This is not a schoolyard: this is a $15-20 billion annual payroll. It's not about "respect": AND it's not really about politics (other than internal union politics) and it IS really about money. The union screwed up big time by trying to play off the harsh discipline (16,000 pending charges) against money; it made its demands on both seem petty and trivial, while not scoring points it should have.
The Times valued the pension give-back (notice that I use that term, but Toussaint, et al.did not) at around $20 million over three years... barely a rounding error on a $50 plus billion total package.
A better prepared negotiator would have known that valuation, and said "Why do you want to blow this deal over a rounding error?"
The union was itching to strike. That in no sense excuses the management side, that should have factored that in. Worse, the MTA flaunting its billion dollar surplus with the holiday fare giveaway and announcing its annual budget just days before negotiating for the largest component of that budget and its accounting gimmicks and its own financial abuses are all inexcusable in their own right.
Which is what makes the strike more inexcusable: this union was in a position to make the MTA the bad guy here, but by their timing and rhetoric f'ed all that up; public support is a key element of a strike like this, and the union was more concerned with satisfying its internal constituencies.
Too bad, because this will end up being all our loss, as ultimately, another citadel of strong worker voices and solid benefits will be chipped away. It didn't have to be this way.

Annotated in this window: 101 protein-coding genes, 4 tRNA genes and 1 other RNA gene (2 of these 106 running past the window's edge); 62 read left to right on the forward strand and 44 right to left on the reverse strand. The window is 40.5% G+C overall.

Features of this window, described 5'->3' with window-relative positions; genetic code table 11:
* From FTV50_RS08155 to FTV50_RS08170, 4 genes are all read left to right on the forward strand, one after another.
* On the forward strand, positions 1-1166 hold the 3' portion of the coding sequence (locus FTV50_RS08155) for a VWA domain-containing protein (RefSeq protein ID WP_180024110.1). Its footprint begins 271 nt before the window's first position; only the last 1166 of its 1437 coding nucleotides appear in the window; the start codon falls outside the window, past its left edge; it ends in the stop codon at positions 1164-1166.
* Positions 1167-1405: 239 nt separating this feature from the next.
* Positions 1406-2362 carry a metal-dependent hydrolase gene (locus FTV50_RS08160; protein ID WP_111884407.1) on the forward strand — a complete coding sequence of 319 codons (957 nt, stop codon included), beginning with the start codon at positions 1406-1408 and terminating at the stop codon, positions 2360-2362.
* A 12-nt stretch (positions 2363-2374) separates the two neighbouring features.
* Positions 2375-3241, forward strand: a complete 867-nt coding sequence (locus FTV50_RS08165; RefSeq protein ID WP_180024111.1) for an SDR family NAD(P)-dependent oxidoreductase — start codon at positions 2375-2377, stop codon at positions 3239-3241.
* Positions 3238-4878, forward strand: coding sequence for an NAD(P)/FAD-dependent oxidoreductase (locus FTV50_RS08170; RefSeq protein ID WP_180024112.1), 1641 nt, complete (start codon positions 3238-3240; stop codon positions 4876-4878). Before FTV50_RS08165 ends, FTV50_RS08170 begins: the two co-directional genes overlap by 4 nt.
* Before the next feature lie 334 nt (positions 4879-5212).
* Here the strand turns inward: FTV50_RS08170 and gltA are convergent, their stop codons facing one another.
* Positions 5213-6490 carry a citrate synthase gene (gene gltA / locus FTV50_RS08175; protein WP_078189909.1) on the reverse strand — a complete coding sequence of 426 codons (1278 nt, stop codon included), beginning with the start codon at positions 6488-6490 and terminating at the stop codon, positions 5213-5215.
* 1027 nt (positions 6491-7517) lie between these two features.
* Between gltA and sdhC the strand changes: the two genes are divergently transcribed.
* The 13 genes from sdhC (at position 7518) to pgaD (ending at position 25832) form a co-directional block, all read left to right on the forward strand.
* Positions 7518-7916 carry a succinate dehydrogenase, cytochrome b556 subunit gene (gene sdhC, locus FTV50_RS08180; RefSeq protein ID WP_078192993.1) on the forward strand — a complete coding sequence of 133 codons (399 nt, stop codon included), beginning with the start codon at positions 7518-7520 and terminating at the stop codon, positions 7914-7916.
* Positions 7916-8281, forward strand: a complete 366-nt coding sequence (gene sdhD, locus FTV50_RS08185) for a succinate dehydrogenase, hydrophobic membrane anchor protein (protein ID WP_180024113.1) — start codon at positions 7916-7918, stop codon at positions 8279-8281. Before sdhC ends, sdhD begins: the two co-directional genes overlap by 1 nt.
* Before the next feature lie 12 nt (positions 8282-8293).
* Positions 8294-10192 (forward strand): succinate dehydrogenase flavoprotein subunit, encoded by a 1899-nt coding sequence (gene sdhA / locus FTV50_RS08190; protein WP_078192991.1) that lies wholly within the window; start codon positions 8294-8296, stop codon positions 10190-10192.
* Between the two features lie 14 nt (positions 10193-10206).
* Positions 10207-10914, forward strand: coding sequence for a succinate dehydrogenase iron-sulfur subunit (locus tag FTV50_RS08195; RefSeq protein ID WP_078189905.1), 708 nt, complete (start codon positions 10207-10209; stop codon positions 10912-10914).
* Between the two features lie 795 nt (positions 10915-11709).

Posted by the talking dog at December 23, 2005 8:56 AM
Ooops... I'm guessing I'm a factor of about 10 too high... it's probably more like a one and a half to two billion dollar payroll; that said, the savings from the proposed give-backs was still less than 1% of the package, and still a rounding error.
This one's "a pox on both your houses" situation; neither the MTA nor the union looks like they were on the side of the angels. AND the union just effectively took a further strike off the table (I have heard some union members justifiably upset that their leadership just gave up a huge bargaining advantage by doing it; fear of jail will do that.)
Well, hopefully a deal will be reached soon.
As an aside, note that in Europe, labor issues tend not to be about basic benefits, as health care and pensions are largely covered by the state.
It was the labor union movement that got us past child labor, improved working conditions, got us minimum wage and maximum hour laws... what's old may be new again, as it may be labor unions that have to fight for the benefits we do have.
It just pisses me off, I guess, when I see one doing what I see as a half-assed job (or worse) in their negotiating for their own members. Workers' rights (wages, hours, benefits, conditions, etc.) have been under attack for years, and its just going to continue.
Posted by the talking dog at December 23, 2005 9:41 AM
"The lack of public sympathy for the strikers was palpable, and frankly, it was staggering."
The support ran 52% in favor of the strikers, 40% against and 8% unsure. Strange notion of 'staggering' you have there.
Posted by catchy at December 24, 2005 2:34 AM
This Marist poll:
puts the question "Do you agree with the decision to strike" at 55% against to 37% in favor among NYC residents. Overwhelming?
Don't know; I just know this union could have-- and should have-- played this to get more public support than it did.
Posted by the talking dog at December 24, 2005 9:19 AM